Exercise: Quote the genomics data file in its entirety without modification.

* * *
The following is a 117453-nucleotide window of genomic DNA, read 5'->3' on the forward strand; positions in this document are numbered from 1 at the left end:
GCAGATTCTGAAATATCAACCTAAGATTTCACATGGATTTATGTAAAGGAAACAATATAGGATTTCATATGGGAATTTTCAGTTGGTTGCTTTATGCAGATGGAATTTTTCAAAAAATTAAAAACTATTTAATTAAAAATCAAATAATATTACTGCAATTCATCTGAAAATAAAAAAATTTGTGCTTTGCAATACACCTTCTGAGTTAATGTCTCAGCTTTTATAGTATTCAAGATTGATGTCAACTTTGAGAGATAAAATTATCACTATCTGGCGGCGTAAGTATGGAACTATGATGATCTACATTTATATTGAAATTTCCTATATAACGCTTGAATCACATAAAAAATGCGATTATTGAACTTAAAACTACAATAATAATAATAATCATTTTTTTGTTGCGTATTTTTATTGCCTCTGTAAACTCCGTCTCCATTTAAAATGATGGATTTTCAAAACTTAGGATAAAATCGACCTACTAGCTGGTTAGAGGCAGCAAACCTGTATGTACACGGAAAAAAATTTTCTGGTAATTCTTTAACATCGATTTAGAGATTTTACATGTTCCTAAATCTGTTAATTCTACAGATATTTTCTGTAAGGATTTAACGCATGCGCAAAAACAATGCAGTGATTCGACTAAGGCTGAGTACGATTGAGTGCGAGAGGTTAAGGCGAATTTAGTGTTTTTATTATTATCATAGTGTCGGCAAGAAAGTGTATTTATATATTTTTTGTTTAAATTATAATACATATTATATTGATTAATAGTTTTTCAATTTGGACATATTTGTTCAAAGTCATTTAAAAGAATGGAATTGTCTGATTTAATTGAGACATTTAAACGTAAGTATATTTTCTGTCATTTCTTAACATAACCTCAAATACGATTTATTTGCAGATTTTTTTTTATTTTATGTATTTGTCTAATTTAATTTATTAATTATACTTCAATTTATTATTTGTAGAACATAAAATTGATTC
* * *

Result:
The following is a 117453-nucleotide window of genomic DNA, read 5'->3' on the forward strand; positions in this document are numbered from 1 at the left end:
GCAGATTCTGAAATATCAACCTAAGATTTCACATGGATTTATGTAAAGGAAACAATATAGGATTTCATATGGGAATTTTCAGTTGGTTGCTTTATGCAGATGGAATTTTTCAAAAAATTAAAAACTATTTAATTAAAAATCAAATAATATTACTGCAATTCATCTGAAAATAAAAAAATTTGTGCTTTGCAATACACCTTCTGAGTTAATGTCTCAGCTTTTATAGTATTCAAGATTGATGTCAACTTTGAGAGATAAAATTATCACTATCTGGCGGCGTAAGTATGGAACTATGATGATCTACATTTATATTGAAATTTCCTATATAACGCTTGAATCACATAAAAAATGCGATTATTGAACTTAAAACTACAATAATAATAATAATCATTTTTTTGTTGCGTATTTTTATTGCCTCTGTAAACTCCGTCTCCATTTAAAATGATGGATTTTCAAAACTTAGGATAAAATCGACCTACTAGCTGGTTAGAGGCAGCAAACCTGTATGTACACGGAAAAAAATTTTCTGGTAATTCTTTAACATCGATTTAGAGATTTTACATGTTCCTAAATCTGTTAATTCTACAGATATTTTCTGTAAGGATTTAACGCATGCGCAAAAACAATGCAGTGATTCGACTAAGGCTGAGTACGATTGAGTGCGAGAGGTTAAGGCGAATTTAGTGTTTTTATTATTATCATAGTGTCGGCAAGAAAGTGTATTTATATATTTTTTGTTTAAATTATAATACATATTATATTGATTAATAGTTTTTCAATTTGGACATATTTGTTCAAAGTCATTTAAAAGAATGGAATTGTCTGATTTAATTGAGACATTTAAACGTAAGTATATTTTCTGTCATTTCTTAACATAACCTCAAATACGATTTATTTGCAGATTTTTTTTTATTTTATGTATTTGTCTAATTTAATTTATTAATTATACTTCAATTTATTATTTGTAGAACATAAAATTGATTC